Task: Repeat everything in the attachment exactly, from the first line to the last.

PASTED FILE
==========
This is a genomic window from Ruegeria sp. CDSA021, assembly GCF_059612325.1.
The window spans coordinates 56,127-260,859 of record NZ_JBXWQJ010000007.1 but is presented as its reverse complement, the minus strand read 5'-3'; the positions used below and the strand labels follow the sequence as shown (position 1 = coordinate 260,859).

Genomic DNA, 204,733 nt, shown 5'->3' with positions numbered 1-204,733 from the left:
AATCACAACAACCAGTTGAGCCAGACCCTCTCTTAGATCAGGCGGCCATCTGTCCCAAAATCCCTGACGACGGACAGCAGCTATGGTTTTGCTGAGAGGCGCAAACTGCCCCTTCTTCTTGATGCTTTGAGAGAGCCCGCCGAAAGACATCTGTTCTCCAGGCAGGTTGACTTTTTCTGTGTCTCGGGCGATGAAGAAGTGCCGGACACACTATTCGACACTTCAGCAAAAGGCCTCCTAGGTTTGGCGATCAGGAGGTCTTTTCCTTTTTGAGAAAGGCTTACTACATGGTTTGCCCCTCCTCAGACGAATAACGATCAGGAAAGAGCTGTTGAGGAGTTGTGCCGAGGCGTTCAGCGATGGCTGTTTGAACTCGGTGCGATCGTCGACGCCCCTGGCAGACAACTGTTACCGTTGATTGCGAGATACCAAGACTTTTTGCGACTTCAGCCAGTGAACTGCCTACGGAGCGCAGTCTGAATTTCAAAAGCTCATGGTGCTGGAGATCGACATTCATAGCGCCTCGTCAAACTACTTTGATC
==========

This is a genomic window from Ruegeria sp. CDSA021, assembly GCF_059612325.1.
The window spans coordinates 56,127-260,859 of record NZ_JBXWQJ010000007.1 but is presented as its reverse complement, the minus strand read 5'-3'; the positions used below and the strand labels follow the sequence as shown (position 1 = coordinate 260,859).

Genomic DNA, 204,733 nt, shown 5'->3' with positions numbered 1-204,733 from the left:
AATCACAACAACCAGTTGAGCCAGACCCTCTCTTAGATCAGGCGGCCATCTGTCCCAAAATCCCTGACGACGGACAGCAGCTATGGTTTTGCTGAGAGGCGCAAACTGCCCCTTCTTCTTGATGCTTTGAGAGAGCCCGCCGAAAGACATCTGTTCTCCAGGCAGGTTGACTTTTTCTGTGTCTCGGGCGATGAAGAAGTGCCGGACACACTATTCGACACTTCAGCAAAAGGCCTCCTAGGTTTGGCGATCAGGAGGTCTTTTCCTTTTTGAGAAAGGCTTACTACATGGTTTGCCCCTCCTCAGACGAATAACGATCAGGAAAGAGCTGTTGAGGAGTTGTGCCGAGGCGTTCAGCGATGGCTGTTTGAACTCGGTGCGATCGTCGACGCCCCTGGCAGACAACTGTTACCGTTGATTGCGAGATACCAAGACTTTTTGCGACTTCAGCCAGTGAACTGCCTACGGAGCGCAGTCTGAATTTCAAAAGCTCATGGTGCTGGAGATCGACATTCATAGCGCCTCGTCAAACTACTTTGATC